Known here sarcastically as paparazzi, people like Mr. Im stalk their prey and capture them on film. But it is not celebrities, politicians or even hardened criminals they pursue. Rather, they roam cities secretly videotaping fellow citizens breaking the law, deliver the evidence to government officials and collect the rewards.
“Some people hate us,” said Mr. Im. “But we’re only doing what the law encourages.”
[...] “I’m making three times what I made as an English tutor,” said Mr. Im, 39, who began his new line of work around seven years ago and says he makes about $85,000 a year.
Bounties have a history in South Korea; for decades, the government has offered generous rewards to people who turned in North Korean spies. But in recent years, various government agencies have set up similar programs for anyone reporting mainly petty crimes, some as minor as a motorist tossing a cigarette butt out the window.
Snitching for pay has become especially popular since the world’s economic troubles slowed South Korea’s powerful economy. Paparazzi say most of their ranks are people who have lost their jobs in the downturn and are drawn by media reports of fellow Koreans making tens of thousands of dollars a year reporting crimes.
September 28, 2011
September 26, 2011
Another OnStar Challenger [8:34 am]
It looks like typical Senatorial grand-standing, until you get to the last paragraph of the quote below: NY Sen. Schumer accuses OnStar of invading privacy [pdf]
The OnStar automobile communication service used by 6 million Americans maintains its two-way connection with a customer even after the service is discontinued, while reserving the right to sell data from that connection.
U.S. Sen. Charles Schumer of New York says thats a blatant invasion of privacy and is calling on the Federal Trade Commission to investigate. But OnStar says former customers can stop the two-way transmission, and no driving data of customers has been shared or sold.
“OnStar is attempting one of the most brazen invasions of privacy in recent memory,” said Schumer, a Democrat. “I urge OnStar to abandon this policy.”
But the General Motors Corp. OnStar service says customers are thoroughly informed of the new practice. If a customer says he or she doesn’t want to have data collected after service is ended, OnStar disconnects the tracking.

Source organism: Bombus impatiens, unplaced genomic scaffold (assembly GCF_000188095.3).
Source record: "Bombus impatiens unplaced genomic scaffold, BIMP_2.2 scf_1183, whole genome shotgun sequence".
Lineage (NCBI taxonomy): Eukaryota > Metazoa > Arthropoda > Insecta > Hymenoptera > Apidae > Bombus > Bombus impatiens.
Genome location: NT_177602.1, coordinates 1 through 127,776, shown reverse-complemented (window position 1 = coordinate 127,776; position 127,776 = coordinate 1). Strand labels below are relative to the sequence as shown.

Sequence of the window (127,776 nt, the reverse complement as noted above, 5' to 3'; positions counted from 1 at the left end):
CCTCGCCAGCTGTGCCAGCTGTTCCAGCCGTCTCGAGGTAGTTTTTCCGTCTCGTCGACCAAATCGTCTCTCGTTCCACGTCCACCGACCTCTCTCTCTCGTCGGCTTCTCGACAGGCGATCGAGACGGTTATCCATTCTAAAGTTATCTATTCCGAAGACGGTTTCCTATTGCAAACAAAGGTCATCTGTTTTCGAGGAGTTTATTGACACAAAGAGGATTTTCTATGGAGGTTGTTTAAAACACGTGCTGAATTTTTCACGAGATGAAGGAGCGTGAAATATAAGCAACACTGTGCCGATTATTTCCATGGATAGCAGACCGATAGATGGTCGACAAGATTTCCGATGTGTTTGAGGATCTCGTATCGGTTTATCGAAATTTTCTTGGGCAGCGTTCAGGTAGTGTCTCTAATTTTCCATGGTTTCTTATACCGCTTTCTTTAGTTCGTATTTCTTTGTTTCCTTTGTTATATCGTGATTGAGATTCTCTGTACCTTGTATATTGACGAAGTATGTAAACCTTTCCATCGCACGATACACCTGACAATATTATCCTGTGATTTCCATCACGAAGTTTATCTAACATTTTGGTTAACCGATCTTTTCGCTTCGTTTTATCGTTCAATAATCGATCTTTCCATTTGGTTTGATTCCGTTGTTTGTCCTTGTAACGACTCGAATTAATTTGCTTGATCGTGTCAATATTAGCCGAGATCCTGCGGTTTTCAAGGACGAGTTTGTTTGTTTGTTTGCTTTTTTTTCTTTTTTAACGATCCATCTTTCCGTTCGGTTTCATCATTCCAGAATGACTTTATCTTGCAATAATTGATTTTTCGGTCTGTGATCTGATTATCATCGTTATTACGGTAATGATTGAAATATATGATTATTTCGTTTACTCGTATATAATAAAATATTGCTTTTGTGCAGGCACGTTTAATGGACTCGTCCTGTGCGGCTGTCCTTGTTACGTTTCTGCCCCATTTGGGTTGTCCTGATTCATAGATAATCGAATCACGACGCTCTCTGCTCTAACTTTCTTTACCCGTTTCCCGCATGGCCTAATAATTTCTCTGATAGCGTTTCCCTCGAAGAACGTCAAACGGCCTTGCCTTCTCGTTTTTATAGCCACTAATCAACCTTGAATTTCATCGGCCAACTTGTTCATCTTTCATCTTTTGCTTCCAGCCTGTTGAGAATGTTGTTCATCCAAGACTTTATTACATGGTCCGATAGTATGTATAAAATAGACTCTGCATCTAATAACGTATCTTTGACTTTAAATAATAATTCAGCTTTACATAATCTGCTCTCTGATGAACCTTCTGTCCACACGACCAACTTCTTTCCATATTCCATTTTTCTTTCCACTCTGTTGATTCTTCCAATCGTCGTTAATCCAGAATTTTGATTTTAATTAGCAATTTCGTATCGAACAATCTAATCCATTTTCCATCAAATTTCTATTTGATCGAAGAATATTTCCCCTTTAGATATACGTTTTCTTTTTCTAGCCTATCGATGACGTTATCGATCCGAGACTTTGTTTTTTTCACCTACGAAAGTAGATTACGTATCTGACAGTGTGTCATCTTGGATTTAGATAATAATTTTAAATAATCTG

And although OnStar reserves the right to share or sell data on customers’ speed, location, use of seat belts and other practices, a spokesman says it hasn’t done so and doesn’t plan to.
… until OnStar gets a subpoena or a National Security letter, for example.
September 25, 2011
Ya Think?! [2:19 pm]
Well, they’re still probably ahead of the music industry — Movie studios give up the DVD ghost, look to the Internet [pdf]
After desperate attempts to prop up the industrys once-thriving DVD business, studio executives now believe the only hope of turning around a 40% decline in home entertainment revenue lies in rapidly accelerating the delivery of movies over the Internet.
[...] “The days of baby steps on the Internet are over,” said David Bishop, president of Sony Pictures’ home entertainment unit. “It’s now critical that we experiment as much as possible and determine how to build a vibrant market for collecting digital movies.”
September 11, 2011
New Advances in “Works for Hire” [2:37 pm]
The company’s software takes data, like that from sports statistics, company financial reports and housing starts and sales, and turns it into articles. For years, programmers have experimented with software that wrote such articles, typically for sports events, but these efforts had a formulaic, fill-in-the-blank style. They read as if a machine wrote them.
But Narrative Science is based on more than a decade of research, led by two of the company’s founders, Kris Hammond and Larry Birnbaum, co-directors of the Intelligent Information Laboratory at Northwestern University, which holds a stake in the company. And the articles produced by Narrative Science are different.
“I thought it was magic,” says Roger Lee, a general partner of Battery Ventures, which led a $6 million investment in the company earlier this year. “It’s as if a human wrote it.”
Experts in artificial intelligence and language are also impressed, if less enthralled. Oren Etzioni, a computer scientist at the University of Washington, says, “The quality of the narrative produced was quite good,” as if written by a human, if not an accomplished wordsmith. Narrative Science, Mr. Etzioni says, points to a larger trend in computing of “the increasing sophistication in automatic language understanding and, now, language generation.”
As usual, the reason it’s impressive is that it works at all, not that it’s producing deathless prose. But, it seems like it would be a great tool for first pass writing, with a human cleaning it up afterward. Of course, at that point, the question of whose writing it is also starts to get very murky….
August 31, 2011
A Nice Comment on the MPAA from Pajiba [4:47 pm]
A rant from one of my favorite websites for movie reviews: Box Office Records and Whining Twatwaffles of the MPAA discussing this MPAA infographic/propoganda [local copy]:
So according to the MPAA, piracy cost them $58 billion last year, making movie piracy a bigger industry than the GDPs of 10 American states. To put it even starker perspective, look at it this way. The film industry gets about $10 billion from the box office, and about $30 billion from the after market of DVDs, streaming, etc. So they’re claiming that piracy costs them almost two-thirds of their business. At $10 per DVD, every household in the United States would be buying an additional 50 DVDs per year if they weren’t so busy downloading. The technical term for a statistic like that is “fictional.”